Today I have the pleasure to welcome you to OSU Bio Museum, a blog about biodiversity, research and museum work at the Ohio State Museum of Biological Diversity. This endeavor is the successor to our newsletter. That effort lived in both the physical and digital worlds, but to keep up with the times and changing needs, the blog is a wholly digital enterprise. The purpose remains the same, though: to share with the community the happenings, news, and successes (and sometimes failures) of the Museum. Our plan is to have weekly postings during the academic semester, with the post authors rotating among the different units in the Museum. We will also feature a Media Gallery every week. My objective in this inaugural post is to briefly describe what those units are and how the Museum is organized and functions.
The Museum, let’s call it the MBD for short, coalesced in its present form in 1992 when the University moved the bulk of the biological collections from the Columbus campus to a newly renovated building on West Campus, at our current address of 1315 Kinnear Road.
For more than 20 years the MBD has been a bit of a strange beast in that it has been a voluntary association among the collections rather than a real, defined administrative unit. Originally, most of the collections were administered by the Departments of Botany, Zoology, and Entomology. Two or three reorganizations later the primary department is Evolution, Ecology & Organismal Biology (EEOB for short) in the College of Arts & Sciences, and a smaller component associated with the Department of Entomology in the College of Food, Agriculture & Environmental Sciences (CFAES). The Entomology connection is a new one as of September 1, 2015, a reflection of a change in my formal appointment to 75% EEOB and 25% Entomology.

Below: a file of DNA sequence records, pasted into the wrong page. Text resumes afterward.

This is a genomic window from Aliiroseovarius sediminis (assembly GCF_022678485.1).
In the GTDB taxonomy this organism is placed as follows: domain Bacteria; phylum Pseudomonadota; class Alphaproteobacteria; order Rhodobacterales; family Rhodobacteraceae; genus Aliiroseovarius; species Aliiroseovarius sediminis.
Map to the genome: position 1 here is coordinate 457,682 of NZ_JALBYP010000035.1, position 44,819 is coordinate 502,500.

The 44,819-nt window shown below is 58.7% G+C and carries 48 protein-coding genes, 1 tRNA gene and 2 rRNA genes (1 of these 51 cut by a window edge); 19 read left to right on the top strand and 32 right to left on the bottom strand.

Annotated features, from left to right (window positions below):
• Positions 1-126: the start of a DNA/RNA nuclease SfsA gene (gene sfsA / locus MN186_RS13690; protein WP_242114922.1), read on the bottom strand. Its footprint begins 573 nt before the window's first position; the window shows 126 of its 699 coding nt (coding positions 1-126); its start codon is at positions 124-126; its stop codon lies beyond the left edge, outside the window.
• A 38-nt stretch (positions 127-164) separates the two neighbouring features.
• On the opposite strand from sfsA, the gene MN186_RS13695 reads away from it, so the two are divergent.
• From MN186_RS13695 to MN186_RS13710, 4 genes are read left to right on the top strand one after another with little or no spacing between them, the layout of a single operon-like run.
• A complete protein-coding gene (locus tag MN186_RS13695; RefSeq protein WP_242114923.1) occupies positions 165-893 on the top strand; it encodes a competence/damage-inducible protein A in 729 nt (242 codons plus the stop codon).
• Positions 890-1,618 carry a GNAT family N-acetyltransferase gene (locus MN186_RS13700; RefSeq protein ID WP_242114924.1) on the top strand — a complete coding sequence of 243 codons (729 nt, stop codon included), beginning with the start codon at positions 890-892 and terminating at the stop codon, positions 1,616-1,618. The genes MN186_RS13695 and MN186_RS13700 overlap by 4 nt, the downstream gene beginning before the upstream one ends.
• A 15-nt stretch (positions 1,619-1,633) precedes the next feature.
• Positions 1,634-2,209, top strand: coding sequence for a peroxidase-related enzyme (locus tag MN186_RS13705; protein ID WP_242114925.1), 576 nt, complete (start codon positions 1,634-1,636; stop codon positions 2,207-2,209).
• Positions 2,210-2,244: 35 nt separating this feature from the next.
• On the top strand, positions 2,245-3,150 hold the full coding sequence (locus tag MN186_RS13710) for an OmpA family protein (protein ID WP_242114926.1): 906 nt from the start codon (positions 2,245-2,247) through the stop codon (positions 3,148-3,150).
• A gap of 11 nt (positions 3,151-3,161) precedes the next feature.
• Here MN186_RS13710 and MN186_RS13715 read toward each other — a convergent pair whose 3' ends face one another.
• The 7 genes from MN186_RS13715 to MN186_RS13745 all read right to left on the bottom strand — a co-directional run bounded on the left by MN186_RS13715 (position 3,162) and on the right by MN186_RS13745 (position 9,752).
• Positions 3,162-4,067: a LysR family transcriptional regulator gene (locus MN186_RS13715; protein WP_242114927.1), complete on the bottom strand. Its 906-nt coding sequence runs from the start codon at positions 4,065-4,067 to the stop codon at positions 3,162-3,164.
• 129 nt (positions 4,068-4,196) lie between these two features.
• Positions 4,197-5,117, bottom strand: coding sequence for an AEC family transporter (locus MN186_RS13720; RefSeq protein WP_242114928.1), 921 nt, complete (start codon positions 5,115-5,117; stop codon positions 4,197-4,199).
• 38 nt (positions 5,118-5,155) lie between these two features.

The overall mission of the MBD, just as the University as a whole, is teaching, research, and service. Inside the building we have, of course, the collections themselves, but also office and lab space for faculty, graduate students, postdoctoral researchers, emeriti and undergraduate students. The most glaring absence, though, is space dedicated to public exhibits. We compensate for that in two ways, our annual Museum Open House and guided tours of the facility. The tours are organized on an appointment basis only and have encompassed a wide range of groups, from elementary school kids and scout groups to University President’s Club members. Anyone interested in scheduling a guided tour of the Museum should contact us, or contact one of the collections directly to make arrangements. It’s my personal aspiration that in the future it may be possible to develop exhibit space for the public in the building, but that’s still just a gleam in my eye!